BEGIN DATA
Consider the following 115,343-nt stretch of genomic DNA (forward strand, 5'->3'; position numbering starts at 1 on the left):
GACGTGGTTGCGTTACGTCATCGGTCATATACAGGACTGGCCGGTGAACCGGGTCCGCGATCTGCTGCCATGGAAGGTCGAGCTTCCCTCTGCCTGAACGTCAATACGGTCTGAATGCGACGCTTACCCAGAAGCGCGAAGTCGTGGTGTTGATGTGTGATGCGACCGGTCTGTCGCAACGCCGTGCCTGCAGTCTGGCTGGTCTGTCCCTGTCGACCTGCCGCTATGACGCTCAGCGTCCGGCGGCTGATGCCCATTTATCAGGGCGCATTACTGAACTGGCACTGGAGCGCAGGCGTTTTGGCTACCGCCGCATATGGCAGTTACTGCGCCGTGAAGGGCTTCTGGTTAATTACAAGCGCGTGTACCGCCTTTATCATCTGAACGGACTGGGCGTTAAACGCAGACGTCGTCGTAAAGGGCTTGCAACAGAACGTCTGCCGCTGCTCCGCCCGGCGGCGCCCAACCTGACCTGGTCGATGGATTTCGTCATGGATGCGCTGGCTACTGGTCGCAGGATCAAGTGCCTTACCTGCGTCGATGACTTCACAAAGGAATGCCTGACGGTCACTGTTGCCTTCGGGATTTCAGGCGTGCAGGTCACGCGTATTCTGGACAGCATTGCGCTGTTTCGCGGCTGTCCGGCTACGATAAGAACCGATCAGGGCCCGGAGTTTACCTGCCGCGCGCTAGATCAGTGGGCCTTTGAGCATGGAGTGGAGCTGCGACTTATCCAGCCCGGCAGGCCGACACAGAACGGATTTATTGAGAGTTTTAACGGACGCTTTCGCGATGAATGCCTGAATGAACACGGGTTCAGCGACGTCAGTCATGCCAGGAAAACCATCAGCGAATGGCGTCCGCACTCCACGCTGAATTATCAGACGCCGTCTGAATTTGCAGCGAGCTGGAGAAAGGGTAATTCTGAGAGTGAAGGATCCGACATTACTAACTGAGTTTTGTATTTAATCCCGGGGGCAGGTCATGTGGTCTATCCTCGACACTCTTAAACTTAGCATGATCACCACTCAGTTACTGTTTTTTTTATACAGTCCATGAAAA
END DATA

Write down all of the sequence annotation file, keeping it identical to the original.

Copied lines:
Consider the following 115,343-nt stretch of genomic DNA (forward strand, 5'->3'; position numbering starts at 1 on the left):
GACGTGGTTGCGTTACGTCATCGGTCATATACAGGACTGGCCGGTGAACCGGGTCCGCGATCTGCTGCCATGGAAGGTCGAGCTTCCCTCTGCCTGAACGTCAATACGGTCTGAATGCGACGCTTACCCAGAAGCGCGAAGTCGTGGTGTTGATGTGTGATGCGACCGGTCTGTCGCAACGCCGTGCCTGCAGTCTGGCTGGTCTGTCCCTGTCGACCTGCCGCTATGACGCTCAGCGTCCGGCGGCTGATGCCCATTTATCAGGGCGCATTACTGAACTGGCACTGGAGCGCAGGCGTTTTGGCTACCGCCGCATATGGCAGTTACTGCGCCGTGAAGGGCTTCTGGTTAATTACAAGCGCGTGTACCGCCTTTATCATCTGAACGGACTGGGCGTTAAACGCAGACGTCGTCGTAAAGGGCTTGCAACAGAACGTCTGCCGCTGCTCCGCCCGGCGGCGCCCAACCTGACCTGGTCGATGGATTTCGTCATGGATGCGCTGGCTACTGGTCGCAGGATCAAGTGCCTTACCTGCGTCGATGACTTCACAAAGGAATGCCTGACGGTCACTGTTGCCTTCGGGATTTCAGGCGTGCAGGTCACGCGTATTCTGGACAGCATTGCGCTGTTTCGCGGCTGTCCGGCTACGATAAGAACCGATCAGGGCCCGGAGTTTACCTGCCGCGCGCTAGATCAGTGGGCCTTTGAGCATGGAGTGGAGCTGCGACTTATCCAGCCCGGCAGGCCGACACAGAACGGATTTATTGAGAGTTTTAACGGACGCTTTCGCGATGAATGCCTGAATGAACACGGGTTCAGCGACGTCAGTCATGCCAGGAAAACCATCAGCGAATGGCGTCCGCACTCCACGCTGAATTATCAGACGCCGTCTGAATTTGCAGCGAGCTGGAGAAAGGGTAATTCTGAGAGTGAAGGATCCGACATTACTAACTGAGTTTTGTATTTAATCCCGGGGGCAGGTCATGTGGTCTATCCTCGACACTCTTAAACTTAGCATGATCACCACTCAGTTACTGTTTTTTTTATACAGTCCATGAAAA